- Sasaki A, Ashikari M, Ueguchi-Tanaka M, Itoh H, Nishimura A, Swapan D, Ishiyama K, Saito T, Kobayashi M, Khush GS, Kitano H, Matsuoka M: A mutant gibberellin-synthesis gene in rice. Nature. 2002, 416: 701-702. 10.1038/416701a.View ArticlePubMedGoogle Scholar
- Wang S, Wu K, Yuan Q, Liu Z, Lin X, Zeng R, Zhu H, Dong G, Qian Q, Zhang G, Fu X: Control of grain size, shapes and quality by OsSPL16 in rice. Nat Genet. 2012, 44: 950-954. 10.1038/ng.2327.View ArticlePubMedGoogle Scholar
- Yamamoto E, Takashi T, Morinaka Y, Lin S, Wu J, Matsumoto T, Kitano H, Matsuoka M, Ashikari M: Gain of deleterious function causes an autoimmune response and Bateson-Dobzhansky-Muller incompatibility in rice. Mol Gen Genet. 2010, 283: 305-315. 10.1007/s00438-010-0514-y.View ArticleGoogle Scholar
- Ohsumi A, Takai T, Ida M, Yamamoto T, Arai-Sanoh Y, Yano M, Ando T, Kondo M: Evaluation of yield performance in rice near-isogenic lines with increased spikelet number. Field Crop Res. 2011, 120: 68-75. 10.1016/j.fcr.2010.08.013.View ArticleGoogle Scholar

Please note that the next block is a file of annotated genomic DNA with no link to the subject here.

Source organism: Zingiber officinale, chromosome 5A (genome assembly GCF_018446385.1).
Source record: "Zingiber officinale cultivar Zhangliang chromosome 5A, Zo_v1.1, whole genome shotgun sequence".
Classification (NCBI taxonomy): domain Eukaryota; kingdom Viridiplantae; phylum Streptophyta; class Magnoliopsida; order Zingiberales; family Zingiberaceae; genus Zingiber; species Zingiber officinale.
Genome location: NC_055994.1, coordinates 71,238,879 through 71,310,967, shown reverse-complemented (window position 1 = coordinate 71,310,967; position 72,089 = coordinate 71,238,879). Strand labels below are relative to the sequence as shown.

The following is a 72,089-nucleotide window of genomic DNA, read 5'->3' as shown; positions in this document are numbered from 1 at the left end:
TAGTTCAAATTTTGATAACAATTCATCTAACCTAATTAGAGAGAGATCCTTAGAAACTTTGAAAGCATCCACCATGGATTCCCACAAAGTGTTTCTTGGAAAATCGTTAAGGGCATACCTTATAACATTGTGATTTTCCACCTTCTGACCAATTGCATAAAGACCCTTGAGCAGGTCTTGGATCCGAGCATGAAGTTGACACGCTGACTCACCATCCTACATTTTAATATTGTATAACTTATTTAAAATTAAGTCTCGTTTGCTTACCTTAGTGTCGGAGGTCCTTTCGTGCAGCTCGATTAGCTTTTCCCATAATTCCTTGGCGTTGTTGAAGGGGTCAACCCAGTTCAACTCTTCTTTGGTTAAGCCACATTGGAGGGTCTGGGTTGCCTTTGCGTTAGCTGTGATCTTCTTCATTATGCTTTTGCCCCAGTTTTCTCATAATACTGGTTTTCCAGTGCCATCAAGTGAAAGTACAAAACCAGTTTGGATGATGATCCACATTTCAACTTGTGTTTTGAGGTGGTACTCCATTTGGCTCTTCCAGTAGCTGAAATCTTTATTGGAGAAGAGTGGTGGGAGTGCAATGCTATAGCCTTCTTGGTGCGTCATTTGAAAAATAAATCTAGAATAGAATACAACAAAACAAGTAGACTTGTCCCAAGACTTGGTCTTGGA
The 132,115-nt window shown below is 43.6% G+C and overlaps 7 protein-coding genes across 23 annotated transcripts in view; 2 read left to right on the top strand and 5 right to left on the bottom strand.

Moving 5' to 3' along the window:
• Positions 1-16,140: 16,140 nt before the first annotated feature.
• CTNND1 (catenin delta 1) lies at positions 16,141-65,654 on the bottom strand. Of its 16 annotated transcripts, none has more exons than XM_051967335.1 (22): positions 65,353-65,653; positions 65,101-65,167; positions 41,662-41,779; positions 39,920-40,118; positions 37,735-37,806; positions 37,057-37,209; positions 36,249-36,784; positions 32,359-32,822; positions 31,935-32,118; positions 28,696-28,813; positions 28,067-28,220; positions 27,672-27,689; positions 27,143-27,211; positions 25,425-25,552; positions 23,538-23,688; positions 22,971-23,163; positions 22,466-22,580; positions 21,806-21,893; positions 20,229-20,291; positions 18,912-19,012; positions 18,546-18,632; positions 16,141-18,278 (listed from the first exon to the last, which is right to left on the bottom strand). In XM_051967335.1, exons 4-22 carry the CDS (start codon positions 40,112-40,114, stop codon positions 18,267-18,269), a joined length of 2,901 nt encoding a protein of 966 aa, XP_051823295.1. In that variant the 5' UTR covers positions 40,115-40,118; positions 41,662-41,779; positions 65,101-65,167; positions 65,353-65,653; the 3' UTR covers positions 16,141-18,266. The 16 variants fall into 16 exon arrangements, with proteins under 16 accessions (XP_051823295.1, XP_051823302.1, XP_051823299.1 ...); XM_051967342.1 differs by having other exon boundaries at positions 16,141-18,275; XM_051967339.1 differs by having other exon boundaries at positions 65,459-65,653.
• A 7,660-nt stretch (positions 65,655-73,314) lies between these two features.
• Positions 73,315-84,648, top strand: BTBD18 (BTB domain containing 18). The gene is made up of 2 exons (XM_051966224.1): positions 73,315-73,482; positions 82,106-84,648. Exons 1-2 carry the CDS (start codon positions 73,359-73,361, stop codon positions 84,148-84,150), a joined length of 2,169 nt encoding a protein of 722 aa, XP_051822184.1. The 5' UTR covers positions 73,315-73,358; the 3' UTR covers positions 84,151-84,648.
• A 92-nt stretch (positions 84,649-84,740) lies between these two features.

- Takai T, Adachi S, Taguchi-Shiobara F, Sanoh-Arai Y, Iwasawa N, Yoshinaga S, Hirose S, Taniguchi Y, Yamanouchi U, Wu J, Matsumoto T, Sugimoto K, Kondo K, Ikka T, Ando T, Kono I, Ito S, Shomura A, Ookawa T, Hirasawa T, Yano M, Kondo M, Yamamoto T: A natural variant of NAL1, selected in high-yield rice breeding programs, pleiotropically increases photosynthesis rate. Sci Rep. 2013, 3: 2149-10.1038/srep02149.PubMed CentralView ArticlePubMedGoogle Scholar
This article is published under license to BioMed Central Ltd. This is an Open Access article distributed under the terms of the Creative Commons Attribution License (http://creativecommons.org/licenses/by/4.0), which permits unrestricted use, distribution, and reproduction in any medium, provided the original work is properly credited. The Creative Commons Public Domain Dedication waiver (http://creativecommons.org/publicdomain/zero/1.0/) applies to the data made available in this article, unless otherwise stated.